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Philipp provides a good answer, but I think there is more to say. First, "show don't tell" has kind of become the touchstone of all advice about storytelling but it is good to remember that it originated as a piece of advice for novelists moving to writing screenplays. What is told in a novel must be shown in a movie. In fact, novels do have to do a fair ...


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That's why the tropes Unspoken Plan Guarantee and Impossible Mission Collapse exist. When you first describe a plan in detail and then describe its flawless execution in detail, the latter is just a retelling of the first, which is boring and redundant. It is often more interesting to have the elaborate plan fail early in some way, which challenges the ...


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You want to begin a story with "action." In most cases, it's physical action. But in some cases, it's "psychological" action that is best depicted by dialog, so starting a story with dialog is not necessarily a bad thing. For instance, Jane Austen's Pride and Prejudice begins, "IT is a truth universally acknowledged, that a single man in possession of a ...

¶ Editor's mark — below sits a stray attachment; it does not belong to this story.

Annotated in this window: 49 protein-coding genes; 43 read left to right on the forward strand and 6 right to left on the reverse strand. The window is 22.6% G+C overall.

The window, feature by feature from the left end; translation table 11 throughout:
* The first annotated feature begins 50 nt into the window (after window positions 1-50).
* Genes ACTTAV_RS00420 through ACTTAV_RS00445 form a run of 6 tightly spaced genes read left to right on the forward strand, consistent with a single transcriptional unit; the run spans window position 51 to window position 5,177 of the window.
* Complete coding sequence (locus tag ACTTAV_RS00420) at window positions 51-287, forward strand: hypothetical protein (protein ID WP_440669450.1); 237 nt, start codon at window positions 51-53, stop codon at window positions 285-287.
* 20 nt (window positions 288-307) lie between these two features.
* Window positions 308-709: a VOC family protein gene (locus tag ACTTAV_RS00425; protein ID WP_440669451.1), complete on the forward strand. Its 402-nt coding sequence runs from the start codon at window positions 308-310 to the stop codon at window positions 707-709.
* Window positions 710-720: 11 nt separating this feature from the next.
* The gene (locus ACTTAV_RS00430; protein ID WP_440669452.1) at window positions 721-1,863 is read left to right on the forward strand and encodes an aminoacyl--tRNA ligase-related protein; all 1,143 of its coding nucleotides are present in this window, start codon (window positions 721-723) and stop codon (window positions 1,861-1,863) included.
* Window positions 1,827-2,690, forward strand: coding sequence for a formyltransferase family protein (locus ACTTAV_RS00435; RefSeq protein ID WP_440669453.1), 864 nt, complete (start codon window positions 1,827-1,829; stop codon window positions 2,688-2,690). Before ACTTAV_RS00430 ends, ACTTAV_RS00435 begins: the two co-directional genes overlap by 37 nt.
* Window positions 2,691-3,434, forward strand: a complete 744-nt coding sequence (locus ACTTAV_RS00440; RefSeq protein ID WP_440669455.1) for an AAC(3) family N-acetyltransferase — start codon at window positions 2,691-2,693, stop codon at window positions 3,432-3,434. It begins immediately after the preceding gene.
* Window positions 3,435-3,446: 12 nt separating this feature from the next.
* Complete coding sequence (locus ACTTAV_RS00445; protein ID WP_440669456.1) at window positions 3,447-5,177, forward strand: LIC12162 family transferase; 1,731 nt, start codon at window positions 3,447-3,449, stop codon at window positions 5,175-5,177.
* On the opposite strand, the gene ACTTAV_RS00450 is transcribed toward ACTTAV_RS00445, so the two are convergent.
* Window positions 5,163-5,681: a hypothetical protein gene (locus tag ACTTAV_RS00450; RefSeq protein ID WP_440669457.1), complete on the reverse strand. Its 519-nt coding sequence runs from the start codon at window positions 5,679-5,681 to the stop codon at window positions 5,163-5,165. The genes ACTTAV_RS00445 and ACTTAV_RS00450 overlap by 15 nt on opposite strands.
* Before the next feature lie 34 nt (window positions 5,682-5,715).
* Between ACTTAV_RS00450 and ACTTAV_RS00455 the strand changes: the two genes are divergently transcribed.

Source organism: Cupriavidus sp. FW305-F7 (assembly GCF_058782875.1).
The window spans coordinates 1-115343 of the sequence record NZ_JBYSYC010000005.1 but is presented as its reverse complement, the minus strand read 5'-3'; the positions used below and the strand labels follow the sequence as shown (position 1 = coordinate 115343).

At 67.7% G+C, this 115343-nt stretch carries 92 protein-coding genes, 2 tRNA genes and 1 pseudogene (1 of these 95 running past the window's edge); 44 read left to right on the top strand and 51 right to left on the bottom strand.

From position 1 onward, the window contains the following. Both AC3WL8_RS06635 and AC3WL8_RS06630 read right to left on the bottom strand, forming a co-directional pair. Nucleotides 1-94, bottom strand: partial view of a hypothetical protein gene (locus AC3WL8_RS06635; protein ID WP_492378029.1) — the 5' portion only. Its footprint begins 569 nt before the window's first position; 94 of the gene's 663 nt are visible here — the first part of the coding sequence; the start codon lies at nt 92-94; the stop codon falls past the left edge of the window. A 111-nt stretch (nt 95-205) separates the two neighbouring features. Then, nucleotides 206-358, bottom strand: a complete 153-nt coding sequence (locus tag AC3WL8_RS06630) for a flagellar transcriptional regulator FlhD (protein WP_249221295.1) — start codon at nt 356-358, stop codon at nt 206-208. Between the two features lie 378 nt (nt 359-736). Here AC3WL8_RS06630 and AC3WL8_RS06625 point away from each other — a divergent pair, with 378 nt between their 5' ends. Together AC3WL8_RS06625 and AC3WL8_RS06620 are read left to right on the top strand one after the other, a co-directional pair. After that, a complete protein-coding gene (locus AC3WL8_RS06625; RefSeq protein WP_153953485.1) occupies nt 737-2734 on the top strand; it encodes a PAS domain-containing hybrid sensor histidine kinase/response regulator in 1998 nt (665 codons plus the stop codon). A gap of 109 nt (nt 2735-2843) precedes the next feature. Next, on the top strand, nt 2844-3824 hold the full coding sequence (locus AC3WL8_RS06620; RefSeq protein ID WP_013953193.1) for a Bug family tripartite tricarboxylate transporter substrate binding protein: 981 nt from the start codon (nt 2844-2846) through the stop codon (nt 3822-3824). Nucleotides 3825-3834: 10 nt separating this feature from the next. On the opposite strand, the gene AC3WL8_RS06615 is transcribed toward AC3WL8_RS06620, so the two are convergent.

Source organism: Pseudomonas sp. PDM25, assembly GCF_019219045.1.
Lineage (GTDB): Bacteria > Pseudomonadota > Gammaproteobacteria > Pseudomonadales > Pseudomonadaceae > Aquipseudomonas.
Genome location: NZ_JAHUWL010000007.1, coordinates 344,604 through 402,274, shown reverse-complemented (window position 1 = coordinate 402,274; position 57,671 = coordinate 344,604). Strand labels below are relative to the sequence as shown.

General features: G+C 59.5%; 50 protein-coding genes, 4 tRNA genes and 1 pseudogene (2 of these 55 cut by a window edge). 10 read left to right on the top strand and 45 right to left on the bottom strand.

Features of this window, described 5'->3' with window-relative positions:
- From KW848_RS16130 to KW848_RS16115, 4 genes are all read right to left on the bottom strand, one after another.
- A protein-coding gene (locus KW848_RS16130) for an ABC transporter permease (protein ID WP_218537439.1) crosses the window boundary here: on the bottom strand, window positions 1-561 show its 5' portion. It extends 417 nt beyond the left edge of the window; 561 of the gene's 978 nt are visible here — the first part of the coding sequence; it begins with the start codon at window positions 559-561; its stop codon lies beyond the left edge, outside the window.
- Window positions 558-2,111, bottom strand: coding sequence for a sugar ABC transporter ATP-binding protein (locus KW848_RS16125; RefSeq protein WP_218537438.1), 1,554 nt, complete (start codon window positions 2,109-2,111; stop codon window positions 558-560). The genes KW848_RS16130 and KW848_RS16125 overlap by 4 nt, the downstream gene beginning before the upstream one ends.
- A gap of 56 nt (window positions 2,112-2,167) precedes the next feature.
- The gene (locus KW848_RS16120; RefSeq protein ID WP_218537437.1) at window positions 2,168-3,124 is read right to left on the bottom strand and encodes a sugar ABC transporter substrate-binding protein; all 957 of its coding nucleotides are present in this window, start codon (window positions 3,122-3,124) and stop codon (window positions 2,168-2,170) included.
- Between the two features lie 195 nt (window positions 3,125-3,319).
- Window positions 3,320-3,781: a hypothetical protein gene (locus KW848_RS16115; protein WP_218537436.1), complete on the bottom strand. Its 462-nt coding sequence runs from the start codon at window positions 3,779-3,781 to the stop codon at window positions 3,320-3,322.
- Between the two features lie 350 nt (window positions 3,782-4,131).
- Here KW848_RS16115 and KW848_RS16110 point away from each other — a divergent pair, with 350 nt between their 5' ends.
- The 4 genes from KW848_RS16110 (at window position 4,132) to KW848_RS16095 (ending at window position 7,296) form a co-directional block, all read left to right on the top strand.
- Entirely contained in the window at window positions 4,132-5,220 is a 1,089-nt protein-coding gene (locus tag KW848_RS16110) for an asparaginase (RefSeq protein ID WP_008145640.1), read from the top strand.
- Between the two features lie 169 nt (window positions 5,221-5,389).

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The reason people say not to start your story with dialogue is because doing so throws you into the story without giving you any context. The exposition you give has no background to build off of, and the action that tends to follow feels meaningless to a new reader. Here, that lack of exposition is very prevalent. The problem I have--and that a lot of your ...


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It's fine to start a story with dialogue; a lot of books do this. Using dialogue at the start could help you build a sense of mystery, or suspense, as you have been thrown straight into an ongoing scene. Starting a story with dialogue isn't bad, but some might say its overused. Be sure not to throw the reader into a maelstrom of dialogue right away though. ...


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Of course you can start your story with dialogue. It happens in many books. However, it is true that the reader will feel disoriented from the get go, so you should do your best to clarify everything (through dialogue or otherwise) as early as possible. Nobody drops a book completely in the first chapter, the absolute worst thing that could happen is people ...